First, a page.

More details about the Cascade Locks water exchange can be found at http://www.foodandwaterwatch.org/NoNestleinOR or on the Keep Nestl? Out of the Gorge Facebook page.

homepage: homepage: http://www.bark-out.org/article.php?id=600

i'm curious 03.Sep.2010 00:50


would it be better if a small company started an enterprise of a similar nature, only in better cooperation with the ecological needs of the region? i think oregon is looking for business revenue and economic benefit by employing people, but what if it was on a smaller and more acceptable and sustainable level by another, local, company. ??? or in another location that has good spring water. we could use a good local source or two, albeit, in glass, not plastic , since plastic leaches toxicity into the bottled water, etc when warmed.

What are you talking about?? No privatization of water! 04.Sep.2010 00:16


Lordy, people on indymedia talking about the "need" for bottled water....We're fucked, for sure.

Think about why you think that bottled water is necessary. Have the adverts got to you? Are you aware that bottled water is a total scam? That it costs thousands of times what tap water costs you? That tap water is less contaminated? Who in their right mind would ever advocate destroying pristine watersheds with bottling plants? How has this transpired over the past twenty years?

Protect water as a right! Don't let the corporations privatize water. Find out where your water comes from, get involved in protecting public water systems, and for crying out loud, recognize that your brain has been colonized by the corporations who want to steal the water, and sell it back to us for lots of money.

No! 04.Sep.2010 10:04


Check out Nestle's practices to employees elsewhere. I don't think it is good. Also, why would you want Nestle in the Gorge, and not a casino? It is a designated scenic area. Water is for all. Don't sell it to corporations.

Bark Hike to Proposed Nestle Bottling Plant Site 04.Sep.2010 19:47

Jim Lockhart

This 24 minute video is from the January 2010 Bark Field Trip to the proposed Nestle bottling site. Hike is led by Loriann Burd of the forest advocacy group Bark, and Julia DeGraw, of Food and Water Watch.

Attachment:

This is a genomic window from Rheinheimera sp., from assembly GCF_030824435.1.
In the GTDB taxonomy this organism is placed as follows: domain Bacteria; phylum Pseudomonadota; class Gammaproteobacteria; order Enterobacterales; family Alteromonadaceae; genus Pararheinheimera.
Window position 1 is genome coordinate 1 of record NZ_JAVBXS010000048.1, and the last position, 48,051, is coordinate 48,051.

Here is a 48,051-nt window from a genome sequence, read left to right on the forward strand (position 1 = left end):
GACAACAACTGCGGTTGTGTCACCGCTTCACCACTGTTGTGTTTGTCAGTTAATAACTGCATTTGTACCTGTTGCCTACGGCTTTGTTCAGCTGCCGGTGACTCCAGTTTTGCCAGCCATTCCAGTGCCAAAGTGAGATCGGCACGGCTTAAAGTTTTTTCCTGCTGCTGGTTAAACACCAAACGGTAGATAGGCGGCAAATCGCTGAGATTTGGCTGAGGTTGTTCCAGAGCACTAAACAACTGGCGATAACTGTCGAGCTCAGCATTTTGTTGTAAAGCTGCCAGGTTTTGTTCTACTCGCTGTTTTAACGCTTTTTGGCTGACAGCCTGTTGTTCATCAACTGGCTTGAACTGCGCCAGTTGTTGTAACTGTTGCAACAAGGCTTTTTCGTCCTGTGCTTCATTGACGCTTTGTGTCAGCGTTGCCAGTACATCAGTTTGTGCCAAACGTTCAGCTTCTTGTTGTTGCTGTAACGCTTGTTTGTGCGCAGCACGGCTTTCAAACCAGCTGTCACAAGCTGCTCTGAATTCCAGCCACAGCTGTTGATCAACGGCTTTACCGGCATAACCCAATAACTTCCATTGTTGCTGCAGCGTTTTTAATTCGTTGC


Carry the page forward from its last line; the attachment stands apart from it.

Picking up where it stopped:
Here's a link to a web site discussing much that is wrong with Nestle, worldwide.

Nestl? in the McSpotlight

Get a life it's going into the river 10.Nov.2010 10:47


Care you people crazy? The water is just flowing into the river and mixing with the Columbia river. what the difference if it's well water or not. We have a resource based economy. WE NEED THESE JOBS. People are begging for them and the tax base it provides. I bet the people who oppose these things have never worked a day in their life. I bet they drive cars everywhere they go. Sounds like a bunch of liberal public employees to me living off their retirement that we paid for. Lets get started on this asap.

Water; The Most Under-Apreciated and Common Resource Of the U.S. 03.Feb.2011 19:41

Mr. Lopez=14

I believe that if we, the community of Portland, Or. decide to deny Nestle from invading The Gorge-- then soon enough Nestle will begin to realize the fact that they need not to exist. If we continue to let ourselves (humanity in general) be pushed around by multi-million dollar companies, those same companies we let control us will be the ones that end all human civilization. What we the people are ignorant of is the fact that water is the root of all life. "No one can go seven days without water, and not shed tears of blood." A quote I took from the very source which opened my eyes to my ignorance of how important and neccesary water is to humanity. The quote came from the film, "Blue Gold" that gold which is much more precious than anything aside from life itself. I know I may be just one person concerned for all life, but I know that if somehow I can open the eyes of more people then sooner or later people will want to overthrow companies with private water supplies. If I can convince even one person to fight for the world of tomorrow then my life would be not, in vain. So, to whomever it may concern, I am sincerely hoping you will help me be the change this world so desperately neeeds.